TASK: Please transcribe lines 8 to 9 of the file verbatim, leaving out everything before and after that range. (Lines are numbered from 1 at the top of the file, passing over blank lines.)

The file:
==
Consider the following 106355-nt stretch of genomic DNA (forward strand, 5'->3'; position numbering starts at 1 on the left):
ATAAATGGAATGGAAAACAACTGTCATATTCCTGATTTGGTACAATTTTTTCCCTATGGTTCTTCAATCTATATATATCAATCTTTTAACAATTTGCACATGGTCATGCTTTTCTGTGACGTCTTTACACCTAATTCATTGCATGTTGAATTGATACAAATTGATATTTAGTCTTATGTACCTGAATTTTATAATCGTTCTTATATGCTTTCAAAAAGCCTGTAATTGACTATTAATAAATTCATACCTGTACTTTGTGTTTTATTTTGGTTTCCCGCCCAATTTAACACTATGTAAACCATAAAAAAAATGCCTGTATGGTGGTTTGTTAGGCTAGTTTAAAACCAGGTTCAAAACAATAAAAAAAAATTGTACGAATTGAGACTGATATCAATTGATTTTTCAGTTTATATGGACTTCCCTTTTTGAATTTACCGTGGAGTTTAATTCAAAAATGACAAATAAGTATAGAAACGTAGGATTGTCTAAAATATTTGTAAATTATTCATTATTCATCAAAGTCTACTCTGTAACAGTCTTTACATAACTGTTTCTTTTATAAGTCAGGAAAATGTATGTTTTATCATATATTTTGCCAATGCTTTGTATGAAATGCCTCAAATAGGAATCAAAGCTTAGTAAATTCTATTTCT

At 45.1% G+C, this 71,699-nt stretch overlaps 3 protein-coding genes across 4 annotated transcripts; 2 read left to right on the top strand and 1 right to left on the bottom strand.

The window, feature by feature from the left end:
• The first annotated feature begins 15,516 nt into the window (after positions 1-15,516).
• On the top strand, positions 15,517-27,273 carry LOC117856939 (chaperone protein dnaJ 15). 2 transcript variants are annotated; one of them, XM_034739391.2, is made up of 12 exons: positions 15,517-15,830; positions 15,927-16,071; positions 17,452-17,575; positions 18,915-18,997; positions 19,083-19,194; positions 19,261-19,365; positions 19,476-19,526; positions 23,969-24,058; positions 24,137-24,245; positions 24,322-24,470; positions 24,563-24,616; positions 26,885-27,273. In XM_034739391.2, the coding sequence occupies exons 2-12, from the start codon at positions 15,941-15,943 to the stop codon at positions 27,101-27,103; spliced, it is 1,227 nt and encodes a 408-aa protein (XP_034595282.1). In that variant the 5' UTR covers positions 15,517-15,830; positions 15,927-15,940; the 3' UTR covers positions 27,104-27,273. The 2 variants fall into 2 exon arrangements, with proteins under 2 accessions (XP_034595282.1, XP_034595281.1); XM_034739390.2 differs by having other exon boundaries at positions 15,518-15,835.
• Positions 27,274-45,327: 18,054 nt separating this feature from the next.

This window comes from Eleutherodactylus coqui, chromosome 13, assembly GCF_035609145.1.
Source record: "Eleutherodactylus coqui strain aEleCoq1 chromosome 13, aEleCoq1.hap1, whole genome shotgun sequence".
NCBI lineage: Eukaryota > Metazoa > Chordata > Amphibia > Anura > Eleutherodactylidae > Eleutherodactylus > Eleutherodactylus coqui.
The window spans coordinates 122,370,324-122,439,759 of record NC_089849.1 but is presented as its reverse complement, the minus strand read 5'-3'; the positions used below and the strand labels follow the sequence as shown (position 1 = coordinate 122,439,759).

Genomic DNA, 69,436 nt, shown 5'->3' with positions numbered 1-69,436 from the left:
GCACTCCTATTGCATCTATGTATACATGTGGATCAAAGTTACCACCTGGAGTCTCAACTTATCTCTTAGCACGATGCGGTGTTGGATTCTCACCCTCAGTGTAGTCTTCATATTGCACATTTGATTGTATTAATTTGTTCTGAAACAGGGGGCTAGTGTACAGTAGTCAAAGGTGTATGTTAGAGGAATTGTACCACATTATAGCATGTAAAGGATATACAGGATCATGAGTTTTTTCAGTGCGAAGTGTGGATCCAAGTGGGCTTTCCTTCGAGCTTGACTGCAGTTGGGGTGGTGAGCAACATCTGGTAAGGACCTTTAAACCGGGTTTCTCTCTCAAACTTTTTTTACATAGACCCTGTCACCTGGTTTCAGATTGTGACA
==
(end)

This window comes from Eleutherodactylus coqui, chromosome 13, assembly GCF_035609145.1.
Source record: "Eleutherodactylus coqui strain aEleCoq1 chromosome 13, aEleCoq1.hap1, whole genome shotgun sequence".